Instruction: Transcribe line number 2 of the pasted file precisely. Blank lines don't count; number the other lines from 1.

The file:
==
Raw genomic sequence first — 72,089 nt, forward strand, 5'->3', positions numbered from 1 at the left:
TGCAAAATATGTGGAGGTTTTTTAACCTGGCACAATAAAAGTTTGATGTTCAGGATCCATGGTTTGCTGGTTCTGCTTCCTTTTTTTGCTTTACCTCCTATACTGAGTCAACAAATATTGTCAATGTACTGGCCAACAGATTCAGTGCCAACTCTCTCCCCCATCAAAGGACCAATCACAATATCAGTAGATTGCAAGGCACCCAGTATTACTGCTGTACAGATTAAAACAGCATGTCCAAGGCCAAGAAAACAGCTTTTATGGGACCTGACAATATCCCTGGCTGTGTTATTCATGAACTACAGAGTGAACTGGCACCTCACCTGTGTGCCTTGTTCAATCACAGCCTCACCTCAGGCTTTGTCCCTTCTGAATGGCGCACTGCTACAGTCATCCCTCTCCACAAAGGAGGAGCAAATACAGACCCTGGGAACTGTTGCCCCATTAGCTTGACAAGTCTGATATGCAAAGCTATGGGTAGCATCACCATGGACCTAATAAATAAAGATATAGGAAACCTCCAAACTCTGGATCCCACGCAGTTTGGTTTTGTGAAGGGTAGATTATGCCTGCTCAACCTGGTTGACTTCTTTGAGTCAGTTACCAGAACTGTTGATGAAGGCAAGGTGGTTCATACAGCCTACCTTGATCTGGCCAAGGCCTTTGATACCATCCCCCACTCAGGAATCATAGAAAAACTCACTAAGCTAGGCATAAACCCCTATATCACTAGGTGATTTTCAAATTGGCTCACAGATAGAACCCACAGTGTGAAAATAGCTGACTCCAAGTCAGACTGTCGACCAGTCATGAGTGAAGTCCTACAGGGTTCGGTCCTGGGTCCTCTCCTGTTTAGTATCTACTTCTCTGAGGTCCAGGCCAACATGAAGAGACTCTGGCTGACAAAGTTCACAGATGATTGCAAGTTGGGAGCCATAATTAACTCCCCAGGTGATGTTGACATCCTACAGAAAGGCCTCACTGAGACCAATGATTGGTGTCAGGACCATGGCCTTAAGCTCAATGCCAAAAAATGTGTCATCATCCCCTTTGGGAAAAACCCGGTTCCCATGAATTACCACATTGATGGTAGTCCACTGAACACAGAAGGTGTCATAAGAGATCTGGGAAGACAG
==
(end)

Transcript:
TGCAAAATATGTGGAGGTTTTTTAACCTGGCACAATAAAAGTTTGATGTTCAGGATCCATGGTTTGCTGGTTCTGCTTCCTTTTTTTGCTTTACCTCCTATACTGAGTCAACAAATATTGTCAATGTACTGGCCAACAGATTCAGTGCCAACTCTCTCCCCCATCAAAGGACCAATCACAATATCAGTAGATTGCAAGGCACCCAGTATTACTGCTGTACAGATTAAAACAGCATGTCCAAGGCCAAGAAAACAGCTTTTATGGGACCTGACAATATCCCTGGCTGTGTTATTCATGAACTACAGAGTGAACTGGCACCTCACCTGTGTGCCTTGTTCAATCACAGCCTCACCTCAGGCTTTGTCCCTTCTGAATGGCGCACTGCTACAGTCATCCCTCTCCACAAAGGAGGAGCAAATACAGACCCTGGGAACTGTTGCCCCATTAGCTTGACAAGTCTGATATGCAAAGCTATGGGTAGCATCACCATGGACCTAATAAATAAAGATATAGGAAACCTCCAAACTCTGGATCCCACGCAGTTTGGTTTTGTGAAGGGTAGATTATGCCTGCTCAACCTGGTTGACTTCTTTGAGTCAGTTACCAGAACTGTTGATGAAGGCAAGGTGGTTCATACAGCCTACCTTGATCTGGCCAAGGCCTTTGATACCATCCCCCACTCAGGAATCATAGAAAAACTCACTAAGCTAGGCATAAACCCCTATATCACTAGGTGATTTTCAAATTGGCTCACAGATAGAACCCACAGTGTGAAAATAGCTGACTCCAAGTCAGACTGTCGACCAGTCATGAGTGAAGTCCTACAGGGTTCGGTCCTGGGTCCTCTCCTGTTTAGTATCTACTTCTCTGAGGTCCAGGCCAACATGAAGAGACTCTGGCTGACAAAGTTCACAGATGATTGCAAGTTGGGAGCCATAATTAACTCCCCAGGTGATGTTGACATCCTACAGAAAGGCCTCACTGAGACCAATGATTGGTGTCAGGACCATGGCCTTAAGCTCAATGCCAAAAAATGTGTCATCATCCCCTTTGGGAAAAACCCGGTTCCCATGAATTACCACATTGATGGTAGTCCACTGAACACAGAAGGTGTCATAAGAGATCTGGGAAGACAG